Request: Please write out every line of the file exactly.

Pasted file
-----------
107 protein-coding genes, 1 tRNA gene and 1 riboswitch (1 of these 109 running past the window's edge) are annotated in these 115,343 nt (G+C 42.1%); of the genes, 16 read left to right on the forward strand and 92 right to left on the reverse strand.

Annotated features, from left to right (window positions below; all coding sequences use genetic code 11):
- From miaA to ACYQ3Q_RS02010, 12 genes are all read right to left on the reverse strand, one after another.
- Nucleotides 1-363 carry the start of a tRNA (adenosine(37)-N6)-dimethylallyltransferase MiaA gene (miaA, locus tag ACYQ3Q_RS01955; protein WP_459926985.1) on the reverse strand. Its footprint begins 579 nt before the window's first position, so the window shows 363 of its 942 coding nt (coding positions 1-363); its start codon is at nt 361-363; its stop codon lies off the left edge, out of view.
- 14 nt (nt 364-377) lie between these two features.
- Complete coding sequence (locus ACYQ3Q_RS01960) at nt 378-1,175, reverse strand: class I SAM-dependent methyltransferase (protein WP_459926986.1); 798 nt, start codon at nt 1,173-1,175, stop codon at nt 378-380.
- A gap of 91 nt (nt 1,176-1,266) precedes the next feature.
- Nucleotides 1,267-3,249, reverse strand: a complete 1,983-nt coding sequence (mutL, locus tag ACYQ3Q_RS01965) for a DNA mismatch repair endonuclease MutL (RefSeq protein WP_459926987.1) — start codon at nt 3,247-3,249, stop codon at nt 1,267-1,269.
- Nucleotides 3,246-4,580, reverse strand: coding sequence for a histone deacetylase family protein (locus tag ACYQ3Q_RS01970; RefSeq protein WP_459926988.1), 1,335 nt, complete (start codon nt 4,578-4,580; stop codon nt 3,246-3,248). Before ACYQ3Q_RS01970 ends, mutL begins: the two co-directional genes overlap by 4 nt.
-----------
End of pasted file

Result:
107 protein-coding genes, 1 tRNA gene and 1 riboswitch (1 of these 109 running past the window's edge) are annotated in these 115,343 nt (G+C 42.1%); of the genes, 16 read left to right on the forward strand and 92 right to left on the reverse strand.

Annotated features, from left to right (window positions below; all coding sequences use genetic code 11):
- From miaA to ACYQ3Q_RS02010, 12 genes are all read right to left on the reverse strand, one after another.
- Nucleotides 1-363 carry the start of a tRNA (adenosine(37)-N6)-dimethylallyltransferase MiaA gene (miaA, locus tag ACYQ3Q_RS01955; protein WP_459926985.1) on the reverse strand. Its footprint begins 579 nt before the window's first position, so the window shows 363 of its 942 coding nt (coding positions 1-363); its start codon is at nt 361-363; its stop codon lies off the left edge, out of view.
- 14 nt (nt 364-377) lie between these two features.
- Complete coding sequence (locus ACYQ3Q_RS01960) at nt 378-1,175, reverse strand: class I SAM-dependent methyltransferase (protein WP_459926986.1); 798 nt, start codon at nt 1,173-1,175, stop codon at nt 378-380.
- A gap of 91 nt (nt 1,176-1,266) precedes the next feature.
- Nucleotides 1,267-3,249, reverse strand: a complete 1,983-nt coding sequence (mutL, locus tag ACYQ3Q_RS01965) for a DNA mismatch repair endonuclease MutL (RefSeq protein WP_459926987.1) — start codon at nt 3,247-3,249, stop codon at nt 1,267-1,269.
- Nucleotides 3,246-4,580, reverse strand: coding sequence for a histone deacetylase family protein (locus tag ACYQ3Q_RS01970; RefSeq protein WP_459926988.1), 1,335 nt, complete (start codon nt 4,578-4,580; stop codon nt 3,246-3,248). Before ACYQ3Q_RS01970 ends, mutL begins: the two co-directional genes overlap by 4 nt.